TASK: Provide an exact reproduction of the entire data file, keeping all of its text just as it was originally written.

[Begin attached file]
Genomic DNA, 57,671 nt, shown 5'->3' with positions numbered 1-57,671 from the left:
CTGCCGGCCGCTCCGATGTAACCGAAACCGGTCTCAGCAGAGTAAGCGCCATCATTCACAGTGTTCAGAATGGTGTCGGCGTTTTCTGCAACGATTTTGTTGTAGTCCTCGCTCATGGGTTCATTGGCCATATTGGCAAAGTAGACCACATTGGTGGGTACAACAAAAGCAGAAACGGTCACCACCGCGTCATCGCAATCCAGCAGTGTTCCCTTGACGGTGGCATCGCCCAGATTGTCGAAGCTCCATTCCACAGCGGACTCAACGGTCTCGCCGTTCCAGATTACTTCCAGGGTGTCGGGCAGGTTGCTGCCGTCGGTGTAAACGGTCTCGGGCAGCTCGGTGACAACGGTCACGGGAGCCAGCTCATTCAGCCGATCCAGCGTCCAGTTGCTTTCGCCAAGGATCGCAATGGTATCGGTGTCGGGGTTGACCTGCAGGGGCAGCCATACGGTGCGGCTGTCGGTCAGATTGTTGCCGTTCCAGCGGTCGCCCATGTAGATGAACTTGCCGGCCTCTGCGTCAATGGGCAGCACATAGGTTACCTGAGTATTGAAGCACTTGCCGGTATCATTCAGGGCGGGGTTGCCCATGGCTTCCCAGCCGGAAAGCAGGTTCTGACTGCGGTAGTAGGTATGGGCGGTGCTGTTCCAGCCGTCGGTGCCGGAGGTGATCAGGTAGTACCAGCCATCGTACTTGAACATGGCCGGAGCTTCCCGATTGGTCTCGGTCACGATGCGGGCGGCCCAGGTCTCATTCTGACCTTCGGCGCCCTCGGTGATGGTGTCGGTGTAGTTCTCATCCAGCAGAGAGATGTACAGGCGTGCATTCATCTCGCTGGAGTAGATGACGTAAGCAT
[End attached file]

Genomic DNA, 57,671 nt, shown 5'->3' with positions numbered 1-57,671 from the left:
CTGCCGGCCGCTCCGATGTAACCGAAACCGGTCTCAGCAGAGTAAGCGCCATCATTCACAGTGTTCAGAATGGTGTCGGCGTTTTCTGCAACGATTTTGTTGTAGTCCTCGCTCATGGGTTCATTGGCCATATTGGCAAAGTAGACCACATTGGTGGGTACAACAAAAGCAGAAACGGTCACCACCGCGTCATCGCAATCCAGCAGTGTTCCCTTGACGGTGGCATCGCCCAGATTGTCGAAGCTCCATTCCACAGCGGACTCAACGGTCTCGCCGTTCCAGATTACTTCCAGGGTGTCGGGCAGGTTGCTGCCGTCGGTGTAAACGGTCTCGGGCAGCTCGGTGACAACGGTCACGGGAGCCAGCTCATTCAGCCGATCCAGCGTCCAGTTGCTTTCGCCAAGGATCGCAATGGTATCGGTGTCGGGGTTGACCTGCAGGGGCAGCCATACGGTGCGGCTGTCGGTCAGATTGTTGCCGTTCCAGCGGTCGCCCATGTAGATGAACTTGCCGGCCTCTGCGTCAATGGGCAGCACATAGGTTACCTGAGTATTGAAGCACTTGCCGGTATCATTCAGGGCGGGGTTGCCCATGGCTTCCCAGCCGGAAAGCAGGTTCTGACTGCGGTAGTAGGTATGGGCGGTGCTGTTCCAGCCGTCGGTGCCGGAGGTGATCAGGTAGTACCAGCCATCGTACTTGAACATGGCCGGAGCTTCCCGATTGGTCTCGGTCACGATGCGGGCGGCCCAGGTCTCATTCTGACCTTCGGCGCCCTCGGTGATGGTGTCGGTGTAGTTCTCATCCAGCAGAGAGATGTACAGGCGTGCATTCATCTCGCTGGAGTAGATGACGTAAGCAT